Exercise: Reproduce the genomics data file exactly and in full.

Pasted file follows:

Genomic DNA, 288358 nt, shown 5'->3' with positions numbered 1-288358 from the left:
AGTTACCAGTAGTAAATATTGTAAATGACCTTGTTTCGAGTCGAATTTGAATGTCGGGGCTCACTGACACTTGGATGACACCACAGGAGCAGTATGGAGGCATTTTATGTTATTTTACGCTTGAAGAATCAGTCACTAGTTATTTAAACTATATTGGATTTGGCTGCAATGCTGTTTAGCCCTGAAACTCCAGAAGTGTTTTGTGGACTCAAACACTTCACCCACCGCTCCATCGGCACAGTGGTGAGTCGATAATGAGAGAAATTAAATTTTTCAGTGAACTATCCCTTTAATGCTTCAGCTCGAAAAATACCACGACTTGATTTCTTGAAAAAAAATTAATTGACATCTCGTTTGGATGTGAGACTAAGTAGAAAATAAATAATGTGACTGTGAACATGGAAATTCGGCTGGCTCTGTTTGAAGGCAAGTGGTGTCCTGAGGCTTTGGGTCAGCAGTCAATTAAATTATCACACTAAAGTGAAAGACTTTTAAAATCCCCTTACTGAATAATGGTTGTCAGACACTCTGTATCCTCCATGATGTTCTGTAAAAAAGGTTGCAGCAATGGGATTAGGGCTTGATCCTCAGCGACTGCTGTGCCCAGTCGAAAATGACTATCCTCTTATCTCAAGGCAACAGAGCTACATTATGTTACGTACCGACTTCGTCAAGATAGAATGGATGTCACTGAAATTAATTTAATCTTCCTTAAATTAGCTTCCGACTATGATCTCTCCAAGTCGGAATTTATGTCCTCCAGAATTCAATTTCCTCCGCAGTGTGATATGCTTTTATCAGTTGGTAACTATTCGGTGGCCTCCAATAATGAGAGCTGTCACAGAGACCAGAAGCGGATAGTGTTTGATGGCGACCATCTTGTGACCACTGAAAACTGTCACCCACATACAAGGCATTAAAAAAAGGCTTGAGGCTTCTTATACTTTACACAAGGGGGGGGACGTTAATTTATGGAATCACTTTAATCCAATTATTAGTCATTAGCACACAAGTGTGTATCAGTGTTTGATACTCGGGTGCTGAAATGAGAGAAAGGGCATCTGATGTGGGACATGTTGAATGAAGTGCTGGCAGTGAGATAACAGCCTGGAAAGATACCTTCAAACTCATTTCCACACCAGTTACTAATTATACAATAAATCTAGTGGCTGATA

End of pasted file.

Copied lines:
Genomic DNA, 288358 nt, shown 5'->3' with positions numbered 1-288358 from the left:
AGTTACCAGTAGTAAATATTGTAAATGACCTTGTTTCGAGTCGAATTTGAATGTCGGGGCTCACTGACACTTGGATGACACCACAGGAGCAGTATGGAGGCATTTTATGTTATTTTACGCTTGAAGAATCAGTCACTAGTTATTTAAACTATATTGGATTTGGCTGCAATGCTGTTTAGCCCTGAAACTCCAGAAGTGTTTTGTGGACTCAAACACTTCACCCACCGCTCCATCGGCACAGTGGTGAGTCGATAATGAGAGAAATTAAATTTTTCAGTGAACTATCCCTTTAATGCTTCAGCTCGAAAAATACCACGACTTGATTTCTTGAAAAAAAATTAATTGACATCTCGTTTGGATGTGAGACTAAGTAGAAAATAAATAATGTGACTGTGAACATGGAAATTCGGCTGGCTCTGTTTGAAGGCAAGTGGTGTCCTGAGGCTTTGGGTCAGCAGTCAATTAAATTATCACACTAAAGTGAAAGACTTTTAAAATCCCCTTACTGAATAATGGTTGTCAGACACTCTGTATCCTCCATGATGTTCTGTAAAAAAGGTTGCAGCAATGGGATTAGGGCTTGATCCTCAGCGACTGCTGTGCCCAGTCGAAAATGACTATCCTCTTATCTCAAGGCAACAGAGCTACATTATGTTACGTACCGACTTCGTCAAGATAGAATGGATGTCACTGAAATTAATTTAATCTTCCTTAAATTAGCTTCCGACTATGATCTCTCCAAGTCGGAATTTATGTCCTCCAGAATTCAATTTCCTCCGCAGTGTGATATGCTTTTATCAGTTGGTAACTATTCGGTGGCCTCCAATAATGAGAGCTGTCACAGAGACCAGAAGCGGATAGTGTTTGATGGCGACCATCTTGTGACCACTGAAAACTGTCACCCACATACAAGGCATTAAAAAAAGGCTTGAGGCTTCTTATACTTTACACAAGGGGGGGGACGTTAATTTATGGAATCACTTTAATCCAATTATTAGTCATTAGCACACAAGTGTGTATCAGTGTTTGATACTCGGGTGCTGAAATGAGAGAAAGGGCATCTGATGTGGGACATGTTGAATGAAGTGCTGGCAGTGAGATAACAGCCTGGAAAGATACCTTCAAACTCATTTCCACACCAGTTACTAATTATACAATAAATCTAGTGGCTGATA